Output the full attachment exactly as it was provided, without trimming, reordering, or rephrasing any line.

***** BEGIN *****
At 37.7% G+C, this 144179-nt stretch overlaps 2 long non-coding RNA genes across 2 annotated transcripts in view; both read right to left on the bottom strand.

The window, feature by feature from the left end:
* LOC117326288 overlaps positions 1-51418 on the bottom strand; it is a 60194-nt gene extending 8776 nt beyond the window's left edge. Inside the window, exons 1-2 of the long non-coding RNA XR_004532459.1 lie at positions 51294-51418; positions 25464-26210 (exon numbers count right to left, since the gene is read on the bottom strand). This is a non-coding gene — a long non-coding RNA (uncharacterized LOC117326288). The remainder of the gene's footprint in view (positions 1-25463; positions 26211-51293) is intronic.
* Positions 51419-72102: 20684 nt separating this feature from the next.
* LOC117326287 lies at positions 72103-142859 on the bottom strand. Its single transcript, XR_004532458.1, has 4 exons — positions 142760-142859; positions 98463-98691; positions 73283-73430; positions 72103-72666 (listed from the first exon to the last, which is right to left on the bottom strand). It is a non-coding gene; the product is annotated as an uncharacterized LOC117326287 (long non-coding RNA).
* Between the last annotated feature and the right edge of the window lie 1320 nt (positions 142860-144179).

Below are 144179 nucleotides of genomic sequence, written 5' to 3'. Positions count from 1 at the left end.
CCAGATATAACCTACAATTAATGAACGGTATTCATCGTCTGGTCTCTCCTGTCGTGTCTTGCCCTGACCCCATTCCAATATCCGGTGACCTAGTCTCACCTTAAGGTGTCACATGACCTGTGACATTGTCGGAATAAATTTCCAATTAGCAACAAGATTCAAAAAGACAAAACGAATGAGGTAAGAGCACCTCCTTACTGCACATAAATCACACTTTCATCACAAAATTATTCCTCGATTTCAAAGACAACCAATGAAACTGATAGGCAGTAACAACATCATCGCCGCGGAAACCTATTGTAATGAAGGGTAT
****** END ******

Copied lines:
At 37.7% G+C, this 144179-nt stretch overlaps 2 long non-coding RNA genes across 2 annotated transcripts in view; both read right to left on the bottom strand.

The window, feature by feature from the left end:
* LOC117326288 overlaps positions 1-51418 on the bottom strand; it is a 60194-nt gene extending 8776 nt beyond the window's left edge. Inside the window, exons 1-2 of the long non-coding RNA XR_004532459.1 lie at positions 51294-51418; positions 25464-26210 (exon numbers count right to left, since the gene is read on the bottom strand). This is a non-coding gene — a long non-coding RNA (uncharacterized LOC117326288). The remainder of the gene's footprint in view (positions 1-25463; positions 26211-51293) is intronic.
* Positions 51419-72102: 20684 nt separating this feature from the next.
* LOC117326287 lies at positions 72103-142859 on the bottom strand. Its single transcript, XR_004532458.1, has 4 exons — positions 142760-142859; positions 98463-98691; positions 73283-73430; positions 72103-72666 (listed from the first exon to the last, which is right to left on the bottom strand). It is a non-coding gene; the product is annotated as an uncharacterized LOC117326287 (long non-coding RNA).
* Between the last annotated feature and the right edge of the window lie 1320 nt (positions 142860-144179).

Below are 144179 nucleotides of genomic sequence, written 5' to 3'. Positions count from 1 at the left end.
CCAGATATAACCTACAATTAATGAACGGTATTCATCGTCTGGTCTCTCCTGTCGTGTCTTGCCCTGACCCCATTCCAATATCCGGTGACCTAGTCTCACCTTAAGGTGTCACATGACCTGTGACATTGTCGGAATAAATTTCCAATTAGCAACAAGATTCAAAAAGACAAAACGAATGAGGTAAGAGCACCTCCTTACTGCACATAAATCACACTTTCATCACAAAATTATTCCTCGATTTCAAAGACAACCAATGAAACTGATAGGCAGTAACAACATCATCGCCGCGGAAACCTATTGTAATGAAGGGTAT